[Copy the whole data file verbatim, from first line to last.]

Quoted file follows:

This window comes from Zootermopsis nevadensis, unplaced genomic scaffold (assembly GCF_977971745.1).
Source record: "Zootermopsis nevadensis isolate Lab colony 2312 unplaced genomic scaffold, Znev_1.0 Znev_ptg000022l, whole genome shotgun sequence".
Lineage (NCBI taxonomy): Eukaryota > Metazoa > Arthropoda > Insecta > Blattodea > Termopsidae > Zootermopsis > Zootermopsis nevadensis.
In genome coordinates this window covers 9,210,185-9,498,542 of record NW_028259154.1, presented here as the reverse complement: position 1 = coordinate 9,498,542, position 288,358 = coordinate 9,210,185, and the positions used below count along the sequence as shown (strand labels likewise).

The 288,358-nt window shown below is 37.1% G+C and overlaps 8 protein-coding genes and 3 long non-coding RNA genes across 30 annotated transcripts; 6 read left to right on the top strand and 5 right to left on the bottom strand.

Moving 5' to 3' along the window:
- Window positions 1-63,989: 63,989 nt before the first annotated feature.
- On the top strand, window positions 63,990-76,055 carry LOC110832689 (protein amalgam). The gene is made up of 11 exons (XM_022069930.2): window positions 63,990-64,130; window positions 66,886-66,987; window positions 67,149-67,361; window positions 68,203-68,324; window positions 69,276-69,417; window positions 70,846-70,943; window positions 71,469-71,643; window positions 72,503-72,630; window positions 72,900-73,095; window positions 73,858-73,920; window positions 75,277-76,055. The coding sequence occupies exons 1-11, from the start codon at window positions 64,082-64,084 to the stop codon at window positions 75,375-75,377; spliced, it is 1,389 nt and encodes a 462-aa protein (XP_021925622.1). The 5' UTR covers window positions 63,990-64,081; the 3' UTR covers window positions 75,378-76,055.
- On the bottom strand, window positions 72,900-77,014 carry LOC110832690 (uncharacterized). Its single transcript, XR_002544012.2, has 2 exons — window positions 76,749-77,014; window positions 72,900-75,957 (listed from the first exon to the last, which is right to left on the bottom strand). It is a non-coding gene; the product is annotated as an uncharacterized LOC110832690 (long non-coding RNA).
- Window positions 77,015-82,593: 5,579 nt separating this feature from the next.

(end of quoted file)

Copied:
This window comes from Zootermopsis nevadensis, unplaced genomic scaffold (assembly GCF_977971745.1).
Source record: "Zootermopsis nevadensis isolate Lab colony 2312 unplaced genomic scaffold, Znev_1.0 Znev_ptg000022l, whole genome shotgun sequence".
Lineage (NCBI taxonomy): Eukaryota > Metazoa > Arthropoda > Insecta > Blattodea > Termopsidae > Zootermopsis > Zootermopsis nevadensis.
In genome coordinates this window covers 9,210,185-9,498,542 of record NW_028259154.1, presented here as the reverse complement: position 1 = coordinate 9,498,542, position 288,358 = coordinate 9,210,185, and the positions used below count along the sequence as shown (strand labels likewise).

The 288,358-nt window shown below is 37.1% G+C and overlaps 8 protein-coding genes and 3 long non-coding RNA genes across 30 annotated transcripts; 6 read left to right on the top strand and 5 right to left on the bottom strand.

Moving 5' to 3' along the window:
- Window positions 1-63,989: 63,989 nt before the first annotated feature.
- On the top strand, window positions 63,990-76,055 carry LOC110832689 (protein amalgam). The gene is made up of 11 exons (XM_022069930.2): window positions 63,990-64,130; window positions 66,886-66,987; window positions 67,149-67,361; window positions 68,203-68,324; window positions 69,276-69,417; window positions 70,846-70,943; window positions 71,469-71,643; window positions 72,503-72,630; window positions 72,900-73,095; window positions 73,858-73,920; window positions 75,277-76,055. The coding sequence occupies exons 1-11, from the start codon at window positions 64,082-64,084 to the stop codon at window positions 75,375-75,377; spliced, it is 1,389 nt and encodes a 462-aa protein (XP_021925622.1). The 5' UTR covers window positions 63,990-64,081; the 3' UTR covers window positions 75,378-76,055.
- On the bottom strand, window positions 72,900-77,014 carry LOC110832690 (uncharacterized). Its single transcript, XR_002544012.2, has 2 exons — window positions 76,749-77,014; window positions 72,900-75,957 (listed from the first exon to the last, which is right to left on the bottom strand). It is a non-coding gene; the product is annotated as an uncharacterized LOC110832690 (long non-coding RNA).
- Window positions 77,015-82,593: 5,579 nt separating this feature from the next.